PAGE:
Kentucky Clerk, Held in Contempt and Ordered to Jail

Kim Davis, Kentucky clerk blocking gay marriages, is due in court A federal judge has ordered a Kentucky clerk to jail after she refused to issue marriage licenses to same-sex couples. Kim Davis, a clerk in Rowan County, was found in contempt of court on Thursday morning. She has said granting marriage licenses to gay […]

Kim Davis, Kentucky clerk blocking gay marriages, is due in court

A federal judge has ordered a Kentucky clerk to jail after she refused to issue marriage licenses to same-sex couples.

Kim Davis, a clerk in Rowan County, was found in contempt of court on Thursday morning. She has said granting marriage licenses to gay and lesbian couples would “violate God’s definition of marriage” and infringe on her personal beliefs as an Apostolic Christian.

Davis, in tears, said on the stand that she could not comply with the judge’s order. U.S. Marshals later took her into custody.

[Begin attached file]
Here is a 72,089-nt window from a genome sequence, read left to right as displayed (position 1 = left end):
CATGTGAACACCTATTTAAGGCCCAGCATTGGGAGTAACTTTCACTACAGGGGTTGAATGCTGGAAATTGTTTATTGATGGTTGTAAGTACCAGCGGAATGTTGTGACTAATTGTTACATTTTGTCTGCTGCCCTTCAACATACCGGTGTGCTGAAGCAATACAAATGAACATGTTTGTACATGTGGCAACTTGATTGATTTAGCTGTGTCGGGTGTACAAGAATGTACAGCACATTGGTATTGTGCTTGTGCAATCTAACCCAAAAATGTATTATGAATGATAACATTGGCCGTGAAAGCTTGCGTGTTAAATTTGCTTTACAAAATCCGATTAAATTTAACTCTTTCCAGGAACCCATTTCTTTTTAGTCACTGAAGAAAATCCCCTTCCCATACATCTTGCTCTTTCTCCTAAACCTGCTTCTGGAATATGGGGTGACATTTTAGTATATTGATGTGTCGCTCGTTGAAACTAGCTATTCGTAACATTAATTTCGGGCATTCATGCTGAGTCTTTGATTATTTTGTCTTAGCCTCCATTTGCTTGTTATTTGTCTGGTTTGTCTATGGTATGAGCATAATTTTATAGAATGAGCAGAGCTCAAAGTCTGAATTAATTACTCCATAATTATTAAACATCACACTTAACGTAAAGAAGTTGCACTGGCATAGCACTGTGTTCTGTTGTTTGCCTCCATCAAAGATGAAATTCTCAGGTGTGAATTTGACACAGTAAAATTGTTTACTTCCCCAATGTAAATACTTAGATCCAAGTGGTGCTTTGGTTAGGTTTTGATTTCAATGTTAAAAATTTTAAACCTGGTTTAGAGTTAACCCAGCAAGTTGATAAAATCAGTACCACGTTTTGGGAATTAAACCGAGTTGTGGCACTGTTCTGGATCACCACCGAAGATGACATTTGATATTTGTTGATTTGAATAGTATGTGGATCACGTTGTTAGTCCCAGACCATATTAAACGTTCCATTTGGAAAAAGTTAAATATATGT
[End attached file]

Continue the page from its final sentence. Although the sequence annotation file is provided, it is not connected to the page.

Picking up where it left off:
“Thank you, judge,” Davis said as she was being led out.

District Court Judge David Bunning has said Davis is bound by an oath of office to perform her duties under the law, and ordered that she be jailed until she complied with his order to grant licenses.

Bunning has upheld the Supreme Court’s decision in June to legalize same-sex marriage nationwide, and wrote last month after the contempt lawsuit was filed that the state is merely forcing her to do her job within the law.

Before the hearing, dozens of protesters on both side of the issue clashed outside of the federal courthouse in Covington, some in support of Davis for standing up for her beliefs.

While clerks in other states have made similar refusals, Davis’ defiance is the most prominent — leading GOP presidential candidates to weigh inand casting a spotlight on her personal life, too.

It was revealed this week that she was divorced three times and had children out of wedlock before a religious awakening became a turning point in her life.

Davis, a registered Democrat, had worked as a deputy clerk for 27 years before voters in Rowan County elected her as clerk last November.

As an elected official, she can only be removed in a vote by state legislators, who don’t reconvene in the State House until January.

Despite her political leanings, she’s likely to get much support from Republicans lawmakers.

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